Review: Lee Joon-ik’s “The Happy Life”

The title of Lee Joon-ik’s The Happy Life at first seems like a bitterly ironic jape, since the lives we see on display seem to be anything but. Ki-young (Jung Jin-young), recently unemployed, lives off his teacher wife Seon-mi (Kim Ho-jeong). Both his wife and his daughter Ju-hee (Kim Ah-sung, the daughter from The Host) have little respect for him. His other two friends live in similarly humbled circumstances: Hyuk-soo (Kim Sang-ho) sells used cars and Sung-wook (Kim Yoon-suk) makes deliveries by day and is a hired driver at night. They are high school friends who have fallen out of touch over the years. They are brought back together when Sang-woo, a mutual friend, dies suddenly, having suffered an accidental fall down the stairs during a bout of drinking. When Sang-woo’s embittered son Hyun-joon (Jang Geun-suk) tries to burn his father’s guitar, Ki-young stops him and takes it home with him. It turns out that all four friends were in a high school band called Active Volcano, who had a short-lived career due to losing in the preliminary rounds of a school competition that occasioned the birth of this band. Ki-young seizes on the idea of reforming the band and reliving their glory days. His friends at first mock him, but when they experience their own series of setbacks, they agree to reform the band. They rent out a recording studio to practice, and they begin to feel the old magic coming back. After a disastrous audition for a nightclub manager, their rock career is rescued by Hyun-joon, who takes over the lead singing duties originally performed by his father. They return to the club owner and pass their audition with flying colors. They are an instant hit at the club, garnering enthusiastic responses, and even a cadre of young female groupies. However, their new status as local rock heroes causes strife with each of the men’s spouses. Another fresh set of personal tragedies threaten to break up the band once again.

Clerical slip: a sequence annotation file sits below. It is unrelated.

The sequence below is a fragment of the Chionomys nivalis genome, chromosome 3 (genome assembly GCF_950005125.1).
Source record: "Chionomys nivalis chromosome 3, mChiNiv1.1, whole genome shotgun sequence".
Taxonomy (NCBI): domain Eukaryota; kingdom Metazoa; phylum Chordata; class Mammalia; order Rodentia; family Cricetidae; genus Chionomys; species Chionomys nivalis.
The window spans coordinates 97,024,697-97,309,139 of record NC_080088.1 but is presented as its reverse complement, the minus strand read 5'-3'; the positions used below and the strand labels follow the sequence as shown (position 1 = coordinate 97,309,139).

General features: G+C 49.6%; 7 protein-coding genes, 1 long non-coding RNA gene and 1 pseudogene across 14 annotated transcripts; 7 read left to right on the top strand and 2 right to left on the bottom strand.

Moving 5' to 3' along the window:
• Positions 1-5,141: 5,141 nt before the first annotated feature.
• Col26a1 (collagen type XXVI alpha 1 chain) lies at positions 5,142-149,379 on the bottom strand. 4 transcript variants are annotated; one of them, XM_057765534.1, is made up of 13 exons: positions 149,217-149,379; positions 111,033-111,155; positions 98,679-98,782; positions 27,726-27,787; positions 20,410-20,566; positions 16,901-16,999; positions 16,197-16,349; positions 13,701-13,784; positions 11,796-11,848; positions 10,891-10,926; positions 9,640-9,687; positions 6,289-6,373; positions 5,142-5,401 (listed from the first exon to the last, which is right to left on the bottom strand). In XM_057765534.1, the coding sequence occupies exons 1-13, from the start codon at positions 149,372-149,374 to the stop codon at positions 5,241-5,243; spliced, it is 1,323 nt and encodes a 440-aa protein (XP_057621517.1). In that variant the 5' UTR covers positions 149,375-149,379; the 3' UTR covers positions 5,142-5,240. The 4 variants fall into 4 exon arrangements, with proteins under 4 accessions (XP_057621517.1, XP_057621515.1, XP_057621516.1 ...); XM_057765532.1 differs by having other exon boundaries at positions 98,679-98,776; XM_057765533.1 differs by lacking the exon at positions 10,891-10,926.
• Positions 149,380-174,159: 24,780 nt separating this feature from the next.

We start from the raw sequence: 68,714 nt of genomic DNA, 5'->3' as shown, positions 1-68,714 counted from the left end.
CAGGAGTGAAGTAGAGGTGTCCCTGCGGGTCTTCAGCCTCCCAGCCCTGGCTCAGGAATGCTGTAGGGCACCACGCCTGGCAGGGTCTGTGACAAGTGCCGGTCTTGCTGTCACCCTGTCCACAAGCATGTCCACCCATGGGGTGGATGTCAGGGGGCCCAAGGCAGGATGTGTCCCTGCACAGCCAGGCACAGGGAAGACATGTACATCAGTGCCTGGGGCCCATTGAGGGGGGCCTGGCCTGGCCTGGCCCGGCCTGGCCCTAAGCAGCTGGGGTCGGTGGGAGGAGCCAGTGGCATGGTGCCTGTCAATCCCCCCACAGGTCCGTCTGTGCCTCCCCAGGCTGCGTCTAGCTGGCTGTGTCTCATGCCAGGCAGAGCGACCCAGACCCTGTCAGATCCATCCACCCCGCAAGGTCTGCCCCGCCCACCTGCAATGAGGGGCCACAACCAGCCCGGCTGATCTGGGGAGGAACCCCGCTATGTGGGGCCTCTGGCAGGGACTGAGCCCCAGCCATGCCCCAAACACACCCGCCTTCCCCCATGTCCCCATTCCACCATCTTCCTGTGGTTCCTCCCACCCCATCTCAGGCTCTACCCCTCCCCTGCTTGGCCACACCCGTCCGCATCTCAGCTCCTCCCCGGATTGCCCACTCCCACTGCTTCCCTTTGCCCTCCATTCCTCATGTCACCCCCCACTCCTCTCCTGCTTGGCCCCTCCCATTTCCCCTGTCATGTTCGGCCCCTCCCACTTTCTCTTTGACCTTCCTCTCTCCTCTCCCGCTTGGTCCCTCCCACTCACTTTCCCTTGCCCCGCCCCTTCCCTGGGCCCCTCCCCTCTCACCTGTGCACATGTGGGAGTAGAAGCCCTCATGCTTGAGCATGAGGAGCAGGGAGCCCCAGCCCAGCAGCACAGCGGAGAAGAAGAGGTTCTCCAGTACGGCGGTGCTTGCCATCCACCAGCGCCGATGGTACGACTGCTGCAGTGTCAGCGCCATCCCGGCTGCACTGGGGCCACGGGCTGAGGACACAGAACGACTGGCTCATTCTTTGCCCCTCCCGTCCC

The Happy Life follows the formula of Lee’s previous film Radio Star almost to the letter. Both films deal with aging rockers attempting to recapture their youth in the face of the harsh realities of their present circumstances. Formula though this may be, it’s a winning one. The story, in terms of the film’s focus, takes a back seat to showing the way these old friends interact with each other and exhibit the easy camaraderie which results from knowing each other for many years. There are a couple of passages that bring tears to the eyes, where the men use their music to soldier their way through their pain. This music is a defiant cry of “No!” to the myriad forces conspiring to knock them down and thwart their dreams. Lee, as he does in both The King and the Clown and Radio Star, excels in dramatizing the vicissitudes of male friendship, and how these relationships can often eclipse those of wives, children, and other family, and sometimes be more intense and long-lasting. Lee’s film has a charming, genial flow that moves with a seeming effortlessness that is a beauty to behold.